The Pharmacists’ Defence Association (PDA) has called an emergency meeting to discuss what it calls the “threat of remote supervision” of pharmacies.
The meeting is due to take place at the Pharmacy Show, which is being held at the National Exhibition Centre (NEC) in Birmingham on Sunday 8 October and Monday 9 October 2017.
A spokesperson for the PDA said a plan to “stop remote supervision” had been developed, which would be discussed with pharmacists at the meeting.
“The PDA has been fighting the threat of remote supervision since 2006. The plan to operate a pharmacy in the absence of a pharmacist is just not safe for the public,” the spokesperson said.
The decision follows the publication last week of a leaked document, prepared by a working group of the Department of Health’s Rebalancing Medicines Legislation and Pharmacy Regulation Programme Board, that suggested current legislation could be changed to allow a “registered pharmacy professional”, which could include a technician, to “take responsibility for” the sale and supply of pharmacy and prescription-only medicines.
PDA chairman Mark Koziol said the Rebalancing Committee’s discussions had been “kept away from the wider profession”.
He said a wider stakeholder group, the Partners Forum, on which the PDA has a seat, had been supposed to help inform the Rebalancing Board’s work but that no stakeholder group meeting had been held “for several years”.
“There has been a shocking and unacceptable lack of engagement and transparency shown by this committee, we are now being led to believe that even the Health Secretary did not know what they were discussing,” he added.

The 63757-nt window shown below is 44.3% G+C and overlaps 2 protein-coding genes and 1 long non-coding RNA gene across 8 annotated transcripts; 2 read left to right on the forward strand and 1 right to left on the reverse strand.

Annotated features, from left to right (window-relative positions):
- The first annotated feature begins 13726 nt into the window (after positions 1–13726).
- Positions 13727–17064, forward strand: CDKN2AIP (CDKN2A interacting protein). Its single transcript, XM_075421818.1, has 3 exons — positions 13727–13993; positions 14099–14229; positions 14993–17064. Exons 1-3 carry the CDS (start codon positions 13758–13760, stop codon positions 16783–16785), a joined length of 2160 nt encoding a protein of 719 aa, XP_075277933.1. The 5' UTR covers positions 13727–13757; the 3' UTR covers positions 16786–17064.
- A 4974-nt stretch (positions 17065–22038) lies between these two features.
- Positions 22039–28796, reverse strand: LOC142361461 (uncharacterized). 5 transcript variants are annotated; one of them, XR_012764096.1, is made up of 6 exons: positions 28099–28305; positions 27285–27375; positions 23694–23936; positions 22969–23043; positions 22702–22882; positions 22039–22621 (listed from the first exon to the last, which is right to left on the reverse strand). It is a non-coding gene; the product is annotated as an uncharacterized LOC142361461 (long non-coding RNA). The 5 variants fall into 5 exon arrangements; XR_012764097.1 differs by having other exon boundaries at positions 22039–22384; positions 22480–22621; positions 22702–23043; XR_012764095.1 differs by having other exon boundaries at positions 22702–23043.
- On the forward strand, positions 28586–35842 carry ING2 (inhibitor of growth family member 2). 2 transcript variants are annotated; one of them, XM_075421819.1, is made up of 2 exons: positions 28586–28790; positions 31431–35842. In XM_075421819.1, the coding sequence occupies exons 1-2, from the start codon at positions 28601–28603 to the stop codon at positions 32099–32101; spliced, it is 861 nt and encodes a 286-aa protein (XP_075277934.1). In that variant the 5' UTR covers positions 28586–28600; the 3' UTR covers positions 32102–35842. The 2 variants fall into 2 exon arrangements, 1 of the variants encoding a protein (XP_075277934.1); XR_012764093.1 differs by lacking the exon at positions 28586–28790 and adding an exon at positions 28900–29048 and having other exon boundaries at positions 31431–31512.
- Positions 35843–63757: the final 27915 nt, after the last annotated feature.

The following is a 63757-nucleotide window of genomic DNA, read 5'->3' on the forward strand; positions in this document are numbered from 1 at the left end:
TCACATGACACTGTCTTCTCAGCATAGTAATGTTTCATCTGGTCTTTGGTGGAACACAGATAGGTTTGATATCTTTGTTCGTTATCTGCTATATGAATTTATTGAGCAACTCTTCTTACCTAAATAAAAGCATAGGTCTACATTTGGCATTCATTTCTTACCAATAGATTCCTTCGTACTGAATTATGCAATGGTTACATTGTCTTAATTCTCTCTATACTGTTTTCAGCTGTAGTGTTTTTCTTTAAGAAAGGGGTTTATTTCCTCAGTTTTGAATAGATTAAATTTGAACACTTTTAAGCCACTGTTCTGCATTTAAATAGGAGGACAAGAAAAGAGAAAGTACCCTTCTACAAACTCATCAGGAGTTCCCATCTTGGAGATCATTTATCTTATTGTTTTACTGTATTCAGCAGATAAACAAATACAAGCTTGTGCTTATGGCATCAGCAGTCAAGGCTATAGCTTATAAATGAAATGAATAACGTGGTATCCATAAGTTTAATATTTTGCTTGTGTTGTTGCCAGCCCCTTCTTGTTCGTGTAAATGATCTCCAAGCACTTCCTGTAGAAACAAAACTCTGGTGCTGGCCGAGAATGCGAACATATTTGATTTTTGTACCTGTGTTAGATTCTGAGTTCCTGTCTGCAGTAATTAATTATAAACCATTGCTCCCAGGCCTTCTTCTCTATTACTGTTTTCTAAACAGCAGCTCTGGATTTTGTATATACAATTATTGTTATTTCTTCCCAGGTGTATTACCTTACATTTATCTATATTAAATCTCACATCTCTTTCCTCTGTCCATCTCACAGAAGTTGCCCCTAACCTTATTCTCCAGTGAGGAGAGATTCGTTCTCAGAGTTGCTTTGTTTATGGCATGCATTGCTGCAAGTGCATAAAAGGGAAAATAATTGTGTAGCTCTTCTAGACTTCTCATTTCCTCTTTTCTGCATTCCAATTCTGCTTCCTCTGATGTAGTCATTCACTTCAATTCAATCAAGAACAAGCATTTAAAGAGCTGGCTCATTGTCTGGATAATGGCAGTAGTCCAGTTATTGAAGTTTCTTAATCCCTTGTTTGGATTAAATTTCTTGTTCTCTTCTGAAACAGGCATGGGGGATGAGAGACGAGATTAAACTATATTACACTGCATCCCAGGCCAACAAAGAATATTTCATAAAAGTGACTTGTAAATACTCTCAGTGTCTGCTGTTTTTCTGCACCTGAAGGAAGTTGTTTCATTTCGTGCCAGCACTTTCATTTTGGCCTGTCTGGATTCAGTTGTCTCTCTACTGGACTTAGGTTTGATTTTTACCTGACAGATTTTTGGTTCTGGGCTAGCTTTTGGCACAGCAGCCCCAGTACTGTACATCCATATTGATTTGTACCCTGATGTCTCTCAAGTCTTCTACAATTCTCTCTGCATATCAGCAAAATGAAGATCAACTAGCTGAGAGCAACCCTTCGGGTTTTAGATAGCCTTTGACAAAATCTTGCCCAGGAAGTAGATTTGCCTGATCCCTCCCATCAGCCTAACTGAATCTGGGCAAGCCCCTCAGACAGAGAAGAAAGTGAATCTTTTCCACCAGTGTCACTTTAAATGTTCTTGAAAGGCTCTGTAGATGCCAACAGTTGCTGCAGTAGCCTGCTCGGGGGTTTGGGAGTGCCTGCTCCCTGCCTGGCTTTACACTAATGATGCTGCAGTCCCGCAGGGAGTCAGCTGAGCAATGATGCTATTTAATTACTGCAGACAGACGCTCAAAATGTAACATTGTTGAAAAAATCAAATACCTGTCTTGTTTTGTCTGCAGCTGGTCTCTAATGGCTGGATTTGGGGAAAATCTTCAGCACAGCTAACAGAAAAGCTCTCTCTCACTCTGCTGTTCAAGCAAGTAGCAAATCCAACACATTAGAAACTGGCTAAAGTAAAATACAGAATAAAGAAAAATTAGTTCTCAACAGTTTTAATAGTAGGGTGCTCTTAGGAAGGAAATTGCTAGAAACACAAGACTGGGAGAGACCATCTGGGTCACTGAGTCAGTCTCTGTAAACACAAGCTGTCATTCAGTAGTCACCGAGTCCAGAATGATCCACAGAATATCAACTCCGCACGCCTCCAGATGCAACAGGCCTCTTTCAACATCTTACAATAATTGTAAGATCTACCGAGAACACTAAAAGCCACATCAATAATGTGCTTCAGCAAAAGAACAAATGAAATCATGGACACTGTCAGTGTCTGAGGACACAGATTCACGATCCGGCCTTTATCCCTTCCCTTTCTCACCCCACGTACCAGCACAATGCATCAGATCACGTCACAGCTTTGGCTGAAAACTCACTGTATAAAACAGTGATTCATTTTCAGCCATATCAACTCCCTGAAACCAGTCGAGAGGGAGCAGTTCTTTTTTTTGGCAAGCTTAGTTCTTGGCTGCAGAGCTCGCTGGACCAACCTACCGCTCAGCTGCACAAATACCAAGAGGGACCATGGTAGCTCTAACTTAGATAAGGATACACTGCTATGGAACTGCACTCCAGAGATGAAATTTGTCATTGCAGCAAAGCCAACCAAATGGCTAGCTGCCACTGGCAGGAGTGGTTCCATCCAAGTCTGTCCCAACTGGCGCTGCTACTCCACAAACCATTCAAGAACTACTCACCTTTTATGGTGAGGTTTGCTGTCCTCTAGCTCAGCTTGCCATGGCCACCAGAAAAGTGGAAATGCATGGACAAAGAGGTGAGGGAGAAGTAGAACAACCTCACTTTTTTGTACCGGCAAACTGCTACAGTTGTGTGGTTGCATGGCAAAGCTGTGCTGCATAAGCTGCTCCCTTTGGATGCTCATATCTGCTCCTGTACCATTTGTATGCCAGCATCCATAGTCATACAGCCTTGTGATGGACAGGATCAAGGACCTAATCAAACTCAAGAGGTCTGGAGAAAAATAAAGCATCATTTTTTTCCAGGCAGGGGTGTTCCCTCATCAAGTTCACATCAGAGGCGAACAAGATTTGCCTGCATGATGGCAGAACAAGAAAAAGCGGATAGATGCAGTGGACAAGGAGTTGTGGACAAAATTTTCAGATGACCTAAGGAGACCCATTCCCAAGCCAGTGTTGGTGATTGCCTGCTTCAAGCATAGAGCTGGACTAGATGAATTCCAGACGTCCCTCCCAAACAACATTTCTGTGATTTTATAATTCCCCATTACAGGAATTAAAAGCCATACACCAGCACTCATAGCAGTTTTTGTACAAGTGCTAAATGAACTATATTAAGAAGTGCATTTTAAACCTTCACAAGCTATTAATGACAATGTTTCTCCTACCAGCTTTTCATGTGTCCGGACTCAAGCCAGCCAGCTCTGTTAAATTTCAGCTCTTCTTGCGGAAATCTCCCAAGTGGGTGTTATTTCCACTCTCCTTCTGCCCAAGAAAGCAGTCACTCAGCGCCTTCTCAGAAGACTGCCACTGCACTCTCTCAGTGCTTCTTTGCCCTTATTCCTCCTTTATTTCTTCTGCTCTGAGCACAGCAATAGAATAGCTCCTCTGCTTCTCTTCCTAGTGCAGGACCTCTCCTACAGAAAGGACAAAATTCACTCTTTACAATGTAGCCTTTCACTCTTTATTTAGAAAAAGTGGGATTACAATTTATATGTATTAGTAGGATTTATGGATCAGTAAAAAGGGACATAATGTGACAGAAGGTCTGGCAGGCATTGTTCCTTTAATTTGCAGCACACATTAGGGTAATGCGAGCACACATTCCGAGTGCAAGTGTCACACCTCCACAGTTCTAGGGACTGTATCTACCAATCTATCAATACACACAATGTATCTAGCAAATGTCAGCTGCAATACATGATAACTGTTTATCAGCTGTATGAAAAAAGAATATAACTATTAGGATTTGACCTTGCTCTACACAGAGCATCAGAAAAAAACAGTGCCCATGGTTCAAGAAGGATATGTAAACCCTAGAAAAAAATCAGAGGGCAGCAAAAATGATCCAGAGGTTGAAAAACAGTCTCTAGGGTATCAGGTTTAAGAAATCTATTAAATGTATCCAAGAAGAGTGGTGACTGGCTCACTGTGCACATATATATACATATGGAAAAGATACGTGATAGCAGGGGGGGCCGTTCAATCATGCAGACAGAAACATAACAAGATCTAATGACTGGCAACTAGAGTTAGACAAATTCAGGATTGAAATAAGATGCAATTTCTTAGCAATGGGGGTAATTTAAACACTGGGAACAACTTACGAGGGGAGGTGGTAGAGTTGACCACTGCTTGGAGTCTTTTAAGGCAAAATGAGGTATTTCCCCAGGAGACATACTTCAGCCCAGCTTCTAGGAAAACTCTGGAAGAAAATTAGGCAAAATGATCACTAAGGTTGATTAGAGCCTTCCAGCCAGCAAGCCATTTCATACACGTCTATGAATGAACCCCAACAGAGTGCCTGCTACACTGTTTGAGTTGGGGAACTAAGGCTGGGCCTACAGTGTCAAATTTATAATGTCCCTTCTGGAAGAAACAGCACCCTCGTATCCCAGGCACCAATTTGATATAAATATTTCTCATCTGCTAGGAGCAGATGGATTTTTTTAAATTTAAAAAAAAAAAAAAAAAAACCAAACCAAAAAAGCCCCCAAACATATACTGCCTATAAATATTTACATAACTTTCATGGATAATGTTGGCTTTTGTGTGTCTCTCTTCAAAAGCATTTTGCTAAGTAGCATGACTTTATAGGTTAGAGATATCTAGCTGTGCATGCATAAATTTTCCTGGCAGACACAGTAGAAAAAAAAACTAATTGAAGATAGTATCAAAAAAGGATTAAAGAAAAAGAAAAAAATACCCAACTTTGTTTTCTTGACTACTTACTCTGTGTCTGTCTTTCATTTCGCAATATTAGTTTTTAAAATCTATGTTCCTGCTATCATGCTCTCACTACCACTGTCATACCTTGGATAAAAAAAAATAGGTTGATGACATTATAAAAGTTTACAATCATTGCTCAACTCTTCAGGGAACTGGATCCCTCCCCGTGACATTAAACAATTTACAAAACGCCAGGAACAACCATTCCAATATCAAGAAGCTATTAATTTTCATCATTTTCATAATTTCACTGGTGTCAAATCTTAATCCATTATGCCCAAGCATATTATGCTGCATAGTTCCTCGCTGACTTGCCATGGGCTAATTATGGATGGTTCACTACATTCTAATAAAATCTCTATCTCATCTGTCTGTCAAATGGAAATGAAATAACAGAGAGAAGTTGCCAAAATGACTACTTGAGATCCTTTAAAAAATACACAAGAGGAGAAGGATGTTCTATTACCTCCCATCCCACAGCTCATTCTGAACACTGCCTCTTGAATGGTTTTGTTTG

Earlier this month, the three national Royal Pharmaceutical Society (RPS) boards jointly called for legal guarantees that a pharmacist will always undertake a clinical assessment or check, and that there must be no legal loopholes that can bypass this requirement.
The RPS Welsh, Scottish and English board chairs and the RPS President released an eight-point position statement on the role of registered technicians supervising the sale and supply of medicines, saying: “The RPS has made it very clear that access to a pharmacist and their ability to provide clinical assurance for safety in community pharmacies is absolutely essential.
“We do not want to see pharmacies run without pharmacists.”
The statement said the RPS believes a pharmacist should always be present in a pharmacy, apart from occasional short periods of time.
Community Pharmacy Scotland, which represents pharmacy owners in Scotland, released its own statement this month saying there should be greater “flexibility in supervision arrangements of community pharmacies”.
The statement said “professional judgement [should be] exercised in the safe supply of medicines from the pharmacy in the absence of a pharmacist”.
In August, health secretary Jeremy Hunt confirmed in a letter to Leeds Labour MP Hilary Benn that there were currently no plans to give pharmacy technicians the power to supervise a community pharmacy.
The organisers of the Pharmacy Show have agreed to host two sessions of the PDA’s emergency meeting on each day of the two-day event. The meetings will take place in the keynote theatre at the NEC in Birmingham at 5pm on Sunday, 8 October and 11.45am on Monday, 9 October. Anyone registered to attend the Pharmacy Show will be able to attend.